Cultural references and themes[edit]

Scott Tenorman's favorite band is the British rock band Radiohead. When Jimbo does not know what "a radiohead" is, Cartman and Ned sing him part of their 1992 song "Creep". In Cartman's dubbed video, the band is interviewed on MTV by long-time MTV host Kurt Loder. Loder had previously been parodied in the fourth season episode "Timmy 2000". During one of his earlier attempts at tricking Scott into giving back his money, Cartman mentions that rock singer Courtney Love is in South Park, drunk and engaging in public nudity. Cartman's inspiration for the idea of having Scott's penis bitten off by a pony is the film Hannibal, in which "the deformed guy trained giant pigs to eat his enemy alive".[24]:50 Hannibal, a sequel to the 1991 film The Silence of the Lambs, was released a few months before the episode.

The very ending of the episode, where the iris appears, is an allusion to the Looney Tunes cartoons, with Cartman assuming the role of the stuttering Porky Pig, delivering his signature line "That's all folks!"[25]:733 The use of the Looney Tunes ending has been seen as an ironic reinforcement of the fact that the episode's tragic plot has overstepped the established boundaries of cartoon comedy.[24]:51 It also has been viewed as a reminder about the fact that even the classic cartoons had "a dark side in their own right."[26]:148

The plot of "Scott Tenorman Must Die" has been compared to that of the Shakespeare tragedy Titus Andronicus, in which the humiliated protagonist also exacts revenge by feeding his enemies their own relatives.[26]:148 Some authors viewed the episode as not only an allusion to the violent Shakespearean tragedy, but an actual retelling of it.[24]:50–52[25]:733

Reception and impact[edit]

"Scott Tenorman Must Die" is among the most popular episodes of South Park, and is one of the most notorious episodes, according to Stone.[22] "Scott Tenorman Must Die" is often regarded as the greatest episode of South Park ever made, and has frequently topped many "Best of" lists for South Park episodes including lists by WhatCulture,[27] IGN,[28] and Kotaku.[29] Parker and Stone chose the episode as one of their eleven favorites in 2003,[30] and one of their ten favorites in 2006.[31] Fans voted the episode into the 2nd place in a major 2011 South Park voting held under the "Year of the Fan" promotion.[32] The first place was taken by the tenth season episode "Make Love, Not Warcraft".

The events of this episode are given new meaning in the season fourteen episode "201", in which Scott returns as the leader of the Ginger Separatist Movement, revealing to Cartman that, while researching his revenge upon Cartman, Scott learned that his own father Jack Tenorman (a fictional Denver Broncos right tackle) had fathered Cartman with Cartman's mother Liane. This means that Cartman is responsible for his own father's death and feeds him to his half-brother in "Scott Tenorman Must Die".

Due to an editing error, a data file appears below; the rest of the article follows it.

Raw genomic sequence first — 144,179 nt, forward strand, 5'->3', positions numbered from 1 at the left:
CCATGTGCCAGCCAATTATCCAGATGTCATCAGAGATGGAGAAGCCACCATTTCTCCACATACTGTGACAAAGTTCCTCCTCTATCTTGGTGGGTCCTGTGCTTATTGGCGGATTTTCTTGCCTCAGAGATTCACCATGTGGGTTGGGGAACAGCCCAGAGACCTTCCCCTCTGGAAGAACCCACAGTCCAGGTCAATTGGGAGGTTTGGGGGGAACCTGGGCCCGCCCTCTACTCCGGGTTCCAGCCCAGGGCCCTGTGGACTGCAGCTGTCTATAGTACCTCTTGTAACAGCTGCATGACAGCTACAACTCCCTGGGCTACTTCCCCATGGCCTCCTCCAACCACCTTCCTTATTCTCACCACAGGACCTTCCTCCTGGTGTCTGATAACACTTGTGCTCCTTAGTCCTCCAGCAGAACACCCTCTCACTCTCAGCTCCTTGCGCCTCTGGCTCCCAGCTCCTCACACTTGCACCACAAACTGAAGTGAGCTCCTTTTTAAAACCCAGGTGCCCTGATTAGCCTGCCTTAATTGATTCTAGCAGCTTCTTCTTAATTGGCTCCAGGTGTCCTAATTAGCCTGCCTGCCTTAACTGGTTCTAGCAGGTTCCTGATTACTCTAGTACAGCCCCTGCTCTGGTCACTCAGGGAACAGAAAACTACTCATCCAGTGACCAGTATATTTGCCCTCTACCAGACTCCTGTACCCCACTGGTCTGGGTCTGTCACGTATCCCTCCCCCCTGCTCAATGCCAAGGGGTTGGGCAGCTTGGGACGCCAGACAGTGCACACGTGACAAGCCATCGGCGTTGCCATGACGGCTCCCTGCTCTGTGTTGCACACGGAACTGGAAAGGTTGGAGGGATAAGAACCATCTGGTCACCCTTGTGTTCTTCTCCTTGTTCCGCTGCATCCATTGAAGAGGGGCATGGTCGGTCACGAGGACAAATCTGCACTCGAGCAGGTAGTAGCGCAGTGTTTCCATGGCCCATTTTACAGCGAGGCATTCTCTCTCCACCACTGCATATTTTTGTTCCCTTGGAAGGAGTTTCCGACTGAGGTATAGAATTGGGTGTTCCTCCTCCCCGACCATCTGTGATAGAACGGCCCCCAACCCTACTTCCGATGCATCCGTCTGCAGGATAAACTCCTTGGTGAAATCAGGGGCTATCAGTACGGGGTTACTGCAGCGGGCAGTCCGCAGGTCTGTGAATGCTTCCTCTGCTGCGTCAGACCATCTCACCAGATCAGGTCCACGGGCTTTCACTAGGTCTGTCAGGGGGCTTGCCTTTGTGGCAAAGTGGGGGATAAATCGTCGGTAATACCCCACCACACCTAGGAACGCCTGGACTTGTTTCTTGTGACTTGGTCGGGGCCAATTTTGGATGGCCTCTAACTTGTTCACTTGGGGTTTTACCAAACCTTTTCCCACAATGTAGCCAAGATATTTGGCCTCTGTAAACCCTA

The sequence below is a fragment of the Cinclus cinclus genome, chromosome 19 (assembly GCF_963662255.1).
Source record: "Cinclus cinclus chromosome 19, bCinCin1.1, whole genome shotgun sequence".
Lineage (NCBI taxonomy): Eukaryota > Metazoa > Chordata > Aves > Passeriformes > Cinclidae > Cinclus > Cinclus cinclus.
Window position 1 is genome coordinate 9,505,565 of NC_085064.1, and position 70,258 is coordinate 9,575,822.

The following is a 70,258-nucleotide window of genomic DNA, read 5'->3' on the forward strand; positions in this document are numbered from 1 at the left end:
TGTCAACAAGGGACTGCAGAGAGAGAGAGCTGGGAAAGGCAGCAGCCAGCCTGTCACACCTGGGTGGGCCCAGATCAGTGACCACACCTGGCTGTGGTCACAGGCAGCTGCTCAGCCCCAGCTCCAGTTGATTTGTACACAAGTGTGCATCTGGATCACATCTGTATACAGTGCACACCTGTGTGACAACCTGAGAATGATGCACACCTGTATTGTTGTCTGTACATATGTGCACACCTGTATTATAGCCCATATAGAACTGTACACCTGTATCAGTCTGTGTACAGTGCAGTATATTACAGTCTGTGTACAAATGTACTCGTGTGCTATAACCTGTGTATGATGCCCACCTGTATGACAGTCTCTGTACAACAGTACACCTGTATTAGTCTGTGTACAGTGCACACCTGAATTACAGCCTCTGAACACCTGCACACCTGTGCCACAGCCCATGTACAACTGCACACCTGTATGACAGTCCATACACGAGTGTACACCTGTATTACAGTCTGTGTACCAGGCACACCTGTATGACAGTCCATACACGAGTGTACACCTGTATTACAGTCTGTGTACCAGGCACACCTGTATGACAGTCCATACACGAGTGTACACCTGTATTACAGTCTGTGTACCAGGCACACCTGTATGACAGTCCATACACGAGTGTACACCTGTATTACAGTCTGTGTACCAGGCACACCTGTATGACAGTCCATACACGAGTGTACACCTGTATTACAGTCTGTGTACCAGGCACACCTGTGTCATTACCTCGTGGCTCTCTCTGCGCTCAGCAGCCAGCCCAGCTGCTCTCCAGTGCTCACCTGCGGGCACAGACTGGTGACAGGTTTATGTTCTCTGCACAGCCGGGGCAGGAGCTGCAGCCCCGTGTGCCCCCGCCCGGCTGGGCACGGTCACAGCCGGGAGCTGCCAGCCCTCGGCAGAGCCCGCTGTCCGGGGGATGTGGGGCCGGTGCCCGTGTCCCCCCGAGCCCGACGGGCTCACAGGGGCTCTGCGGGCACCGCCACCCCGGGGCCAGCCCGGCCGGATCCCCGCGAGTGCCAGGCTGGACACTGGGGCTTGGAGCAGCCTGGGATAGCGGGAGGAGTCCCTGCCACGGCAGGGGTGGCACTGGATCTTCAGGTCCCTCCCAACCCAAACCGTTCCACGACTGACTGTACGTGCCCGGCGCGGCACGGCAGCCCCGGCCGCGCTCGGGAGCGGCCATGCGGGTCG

In the 2009 video game South Park Let's Go Tower Defense Play!, the player has to fight Scott Tenorman in a boss fight. In the 2012 game South Park: Tenorman's Revenge, the player is able to control the four main characters of the show, who have to battle Tenorman and his army of gingers, as the kids travel through time.[33]

Home release[edit]

"Scott Tenorman Must Die" was released on VHS in June 2002, along with the episodes "It Hits the Fan" and "Cripple Fight", on a video titled Insults to Injuries.[34] A DVD version of the compilation was released simultaneously, and also contained "Proper Condom Use", in addition to the episodes contained on the VHS release.[35] South Park: The Complete Fifth Season was released on DVD in 2005.[36] South Park – The Hits: Volume 1, a DVD compilation which features Parker and Stone's ten favorite episodes, was released in 2006, and contains the episode.[31] Parker and Stone provided short audio commentary for the episode on both The Complete Fifth Season and The Hits DVDs.[31][36] "Scott Tenorman Must Die" was also released as part of The Cult of Cartman, a 2008 DVD compilation of Cartman-centric episodes.[37]

References[edit]

  1. ^ a b c d e Parker, Trey; Stone, Matt (2006). South Park – The Hits: Volume 1 (Audio commentary for "Scott Tenorman Must Die") (DVD). Paramount Home Entertainment. 
  2. ^ a b c d Getlen, Larry (October 1, 2011). "Forever tasteless". New York Post. Retrieved January 6, 2012. 
  3. ^ "Creating the incorrigible Cartman". 60 Minutes. CBS News. September 25, 2011. Retrieved January 22, 2012. 
  4. ^ a b c Rovner, Julie (April 5, 2008). "Eric Cartman: America's Favorite Little $@#&*%". Weekend Edition. NPR. Retrieved January 22, 2012. 
  5. ^ a b c d e f g Parker, Trey; Stone, Matt (2005). South Park – The Complete Fifth Season (Audio commentary for "Scott Tenorman Must Die") (DVD). Paramount Home Entertainment. 
  6. ^ Wyatt, Edward (September 28, 2006). "Yeah, Just Kids Being Kids in New 'South Park' DVD". The New York Times. Retrieved January 6, 2012. 
  7. ^ a b News post dated May 15, 2001 (1st chronologically). In: "Behind the Scenes: News Archive: May 2001". South Park Studios. p. 6. Archived from the original on August 27, 2002. Retrieved January 6, 2012.